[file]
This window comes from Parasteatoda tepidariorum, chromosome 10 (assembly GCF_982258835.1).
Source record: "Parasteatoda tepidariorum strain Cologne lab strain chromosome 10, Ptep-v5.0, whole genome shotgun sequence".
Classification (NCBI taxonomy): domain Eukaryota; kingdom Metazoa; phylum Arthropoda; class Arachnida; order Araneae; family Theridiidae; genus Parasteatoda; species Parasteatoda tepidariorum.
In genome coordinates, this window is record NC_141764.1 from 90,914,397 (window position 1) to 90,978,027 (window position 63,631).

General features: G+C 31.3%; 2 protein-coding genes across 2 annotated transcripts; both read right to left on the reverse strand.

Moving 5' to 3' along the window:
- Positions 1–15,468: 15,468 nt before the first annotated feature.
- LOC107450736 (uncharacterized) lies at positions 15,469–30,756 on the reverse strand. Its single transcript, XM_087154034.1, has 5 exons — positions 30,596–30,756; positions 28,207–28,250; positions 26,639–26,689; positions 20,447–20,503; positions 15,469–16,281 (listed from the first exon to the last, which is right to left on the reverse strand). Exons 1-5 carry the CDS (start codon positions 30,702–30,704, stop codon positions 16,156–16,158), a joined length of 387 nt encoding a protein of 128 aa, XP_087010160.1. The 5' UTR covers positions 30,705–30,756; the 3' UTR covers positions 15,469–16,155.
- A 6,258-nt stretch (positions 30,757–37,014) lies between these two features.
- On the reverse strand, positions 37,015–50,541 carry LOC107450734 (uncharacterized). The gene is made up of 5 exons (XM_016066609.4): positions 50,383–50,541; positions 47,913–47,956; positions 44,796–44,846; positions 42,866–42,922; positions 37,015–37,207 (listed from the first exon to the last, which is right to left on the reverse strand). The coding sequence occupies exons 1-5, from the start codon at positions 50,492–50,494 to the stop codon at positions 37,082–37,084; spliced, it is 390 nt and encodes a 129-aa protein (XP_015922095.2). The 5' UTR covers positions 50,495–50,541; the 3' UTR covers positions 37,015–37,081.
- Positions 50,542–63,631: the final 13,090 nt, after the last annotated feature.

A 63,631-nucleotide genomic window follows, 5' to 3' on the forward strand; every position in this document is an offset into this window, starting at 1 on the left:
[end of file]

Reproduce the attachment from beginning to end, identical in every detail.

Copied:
This window comes from Parasteatoda tepidariorum, chromosome 10 (assembly GCF_982258835.1).
Source record: "Parasteatoda tepidariorum strain Cologne lab strain chromosome 10, Ptep-v5.0, whole genome shotgun sequence".
Classification (NCBI taxonomy): domain Eukaryota; kingdom Metazoa; phylum Arthropoda; class Arachnida; order Araneae; family Theridiidae; genus Parasteatoda; species Parasteatoda tepidariorum.
In genome coordinates, this window is record NC_141764.1 from 90,914,397 (window position 1) to 90,978,027 (window position 63,631).

General features: G+C 31.3%; 2 protein-coding genes across 2 annotated transcripts; both read right to left on the reverse strand.

Moving 5' to 3' along the window:
- Positions 1–15,468: 15,468 nt before the first annotated feature.
- LOC107450736 (uncharacterized) lies at positions 15,469–30,756 on the reverse strand. Its single transcript, XM_087154034.1, has 5 exons — positions 30,596–30,756; positions 28,207–28,250; positions 26,639–26,689; positions 20,447–20,503; positions 15,469–16,281 (listed from the first exon to the last, which is right to left on the reverse strand). Exons 1-5 carry the CDS (start codon positions 30,702–30,704, stop codon positions 16,156–16,158), a joined length of 387 nt encoding a protein of 128 aa, XP_087010160.1. The 5' UTR covers positions 30,705–30,756; the 3' UTR covers positions 15,469–16,155.
- A 6,258-nt stretch (positions 30,757–37,014) lies between these two features.
- On the reverse strand, positions 37,015–50,541 carry LOC107450734 (uncharacterized). The gene is made up of 5 exons (XM_016066609.4): positions 50,383–50,541; positions 47,913–47,956; positions 44,796–44,846; positions 42,866–42,922; positions 37,015–37,207 (listed from the first exon to the last, which is right to left on the reverse strand). The coding sequence occupies exons 1-5, from the start codon at positions 50,492–50,494 to the stop codon at positions 37,082–37,084; spliced, it is 390 nt and encodes a 129-aa protein (XP_015922095.2). The 5' UTR covers positions 50,495–50,541; the 3' UTR covers positions 37,015–37,081.
- Positions 50,542–63,631: the final 13,090 nt, after the last annotated feature.

A 63,631-nucleotide genomic window follows, 5' to 3' on the forward strand; every position in this document is an offset into this window, starting at 1 on the left: